We are also satisfied that Cheney's waiver was knowing and voluntary. Cheney makes no argument on appeal that the waiver is invalid, and the record supports its validity. At the time of the agreement, Cheney was a 47-year-old high school graduate with a twenty-year employment record, no history of mental health problems, and experience with the criminal justice system. The waiver was contained in Cheney's written agreement with the government, “which we presume he read before signing.” United States v. Aronja-Inda, 422 F.3d 734, 738 (8th Cir.2005). Cheney initialed the paragraph containing the waiver and a stipulation that the waiver was made “knowingly and voluntarily” and “[a]fter conferring with his attorney” and “being advised of his appeal rights.” The agreement contained a separate acknowledgment, also initialed by Cheney, that he “read each of the provisions of this entire sentencing agreement with the assistance of counsel and understands its provisions.” The acknowledgment reiterated that Cheney was “entering into this sentencing agreement and has plead [sic] guilty freely and voluntarily.” Although the district court did not discuss Cheney's appeal waiver with him at either the plea hearing or the sentencing hearing, we have held that such a colloquy is not a prerequisite to a knowing and voluntary waiver. United States v. Michelsen, 141 F.3d 867, 871-72 (8th Cir.1998).4 Once the waiver was validly made, it was not negated by the district court's routine statement, over three months later at the end of Cheney's sentencing hearing, that Cheney had “a right to appeal the sentence that I've imposed.” Id. at 872. Therefore, seeing no miscarriage of justice that would result, see United States v. Andis, 333 F.3d 886, 891-92 (8th Cir.2003) (en banc), we enforce Cheney's waiver of his right to appeal and decline to address the merits of his claims.
Holland pled guilty in August 2007 to conspiring to manufacture and distribute 500 grams or more of methamphetamine, having previously been convicted of a felony drug offense, in violation of 21 U.S.C. §§ 841(a)(1), (b)(1)(A), and 846. He also pled guilty to using a firearm during and in relation to a drug trafficking crime, in violation of 18 U.S.C. § 924(c)(1). Following the Supreme Court's decision in Watson v. United States, 552 U.S. 74, 128 S.Ct. 579, 169 L.Ed.2d 472 (2007), which held “that a person does not ‘use’ a firearm under § 924(c)(1)(A) when he receives it in trade for drugs,” id. at 586, Holland withdrew his guilty plea. In April 2008, Holland again pled guilty to conspiring to manufacture and distribute methamphetamine, and to a new charge of possessing a firearm in furtherance of a drug trafficking crime, in violation of § 924(c)(1).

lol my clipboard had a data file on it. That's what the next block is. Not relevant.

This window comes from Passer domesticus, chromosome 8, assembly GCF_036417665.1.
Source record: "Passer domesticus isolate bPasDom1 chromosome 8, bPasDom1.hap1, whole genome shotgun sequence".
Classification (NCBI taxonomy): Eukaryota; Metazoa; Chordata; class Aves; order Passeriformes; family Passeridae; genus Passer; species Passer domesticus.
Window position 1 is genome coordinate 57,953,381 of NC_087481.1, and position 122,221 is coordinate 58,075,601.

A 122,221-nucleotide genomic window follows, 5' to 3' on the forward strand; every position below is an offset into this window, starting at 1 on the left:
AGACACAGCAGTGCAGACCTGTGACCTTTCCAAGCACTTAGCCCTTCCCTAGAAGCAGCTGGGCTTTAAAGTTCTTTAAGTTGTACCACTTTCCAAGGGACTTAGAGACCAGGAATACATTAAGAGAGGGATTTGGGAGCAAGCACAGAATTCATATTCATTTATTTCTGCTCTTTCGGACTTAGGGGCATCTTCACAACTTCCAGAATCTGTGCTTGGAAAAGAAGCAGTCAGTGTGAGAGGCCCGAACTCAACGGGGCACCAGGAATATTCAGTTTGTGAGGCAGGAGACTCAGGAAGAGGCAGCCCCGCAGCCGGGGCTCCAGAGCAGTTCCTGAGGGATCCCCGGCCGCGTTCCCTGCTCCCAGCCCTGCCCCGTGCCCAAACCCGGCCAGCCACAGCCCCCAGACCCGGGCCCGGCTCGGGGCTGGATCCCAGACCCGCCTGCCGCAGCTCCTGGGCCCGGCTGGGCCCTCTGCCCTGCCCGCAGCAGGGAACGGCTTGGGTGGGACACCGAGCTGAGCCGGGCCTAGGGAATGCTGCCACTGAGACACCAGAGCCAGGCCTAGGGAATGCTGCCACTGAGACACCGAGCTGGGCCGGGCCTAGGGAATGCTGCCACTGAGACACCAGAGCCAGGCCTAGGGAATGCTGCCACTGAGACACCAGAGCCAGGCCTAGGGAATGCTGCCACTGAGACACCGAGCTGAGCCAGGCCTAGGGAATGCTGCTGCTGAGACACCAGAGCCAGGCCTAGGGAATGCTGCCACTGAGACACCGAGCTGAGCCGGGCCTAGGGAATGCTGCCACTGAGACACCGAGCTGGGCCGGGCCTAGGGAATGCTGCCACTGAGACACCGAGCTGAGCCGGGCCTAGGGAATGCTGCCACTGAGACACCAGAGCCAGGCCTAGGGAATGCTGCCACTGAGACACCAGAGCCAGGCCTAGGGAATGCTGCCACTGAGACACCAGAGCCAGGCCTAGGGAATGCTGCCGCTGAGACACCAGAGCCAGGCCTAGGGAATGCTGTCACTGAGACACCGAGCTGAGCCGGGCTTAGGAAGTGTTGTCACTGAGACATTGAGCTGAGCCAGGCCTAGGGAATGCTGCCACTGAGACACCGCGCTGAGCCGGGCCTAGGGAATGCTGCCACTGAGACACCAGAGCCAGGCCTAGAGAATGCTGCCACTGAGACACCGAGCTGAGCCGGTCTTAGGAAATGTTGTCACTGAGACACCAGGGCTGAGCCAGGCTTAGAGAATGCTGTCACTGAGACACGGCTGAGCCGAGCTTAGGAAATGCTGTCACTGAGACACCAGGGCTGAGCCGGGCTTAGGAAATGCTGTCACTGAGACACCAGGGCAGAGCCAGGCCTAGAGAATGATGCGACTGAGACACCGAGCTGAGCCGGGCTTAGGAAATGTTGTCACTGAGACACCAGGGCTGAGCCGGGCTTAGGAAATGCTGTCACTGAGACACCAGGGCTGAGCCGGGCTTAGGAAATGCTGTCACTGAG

Holland entered his plea pursuant to a written plea agreement. In the plea agreement, Holland stipulated that he “knowingly possessed” four firearms “in furtherance of the drug trafficking crime alleged in Count One.” The agreement also contained a general waiver of the right to appeal his conviction, but included a typewritten addition stating: “The defendant retains the right to appeal the factual basis for a 942(c)(1) [sic] conviction and sentence in Count II, Possession of a Firearm in Furtherance of a Drug Trafficking crime. This is the sole issue that may be appealed.”
At Holland's plea hearing, the district court asked Holland's counsel whether he believed there was a factual basis for the guilty plea, and counsel responded: “I do, and I do want to point out to the Court that in the plea agreement we did reserve the right to appeal that question about guns in furtherance even though we're accepting the factual basis and all the circumstances of that.” In questioning Holland about his understanding of the plea agreement, the district court stated, “You understand, Mr. Holland, you won't be able to file any appeals or post-conviction hearings or anything else, that you're waiving all those rights except for that one issue regarding the 924(c) count where you retain your right to appeal the factual basis for the 924(c)(1) count of conviction.” The court also advised Holland at his sentencing hearing that he had waived his right to appeal, except for the issue of the factual basis for the § 924(c)(1) conviction, which the court stated he had “an absolute right to appeal.” The district court sentenced Holland to a term of 322 months' imprisonment. Holland now appeals, arguing that his conviction for possessing a firearm in furtherance of a drug trafficking crime was not supported by an adequate factual basis.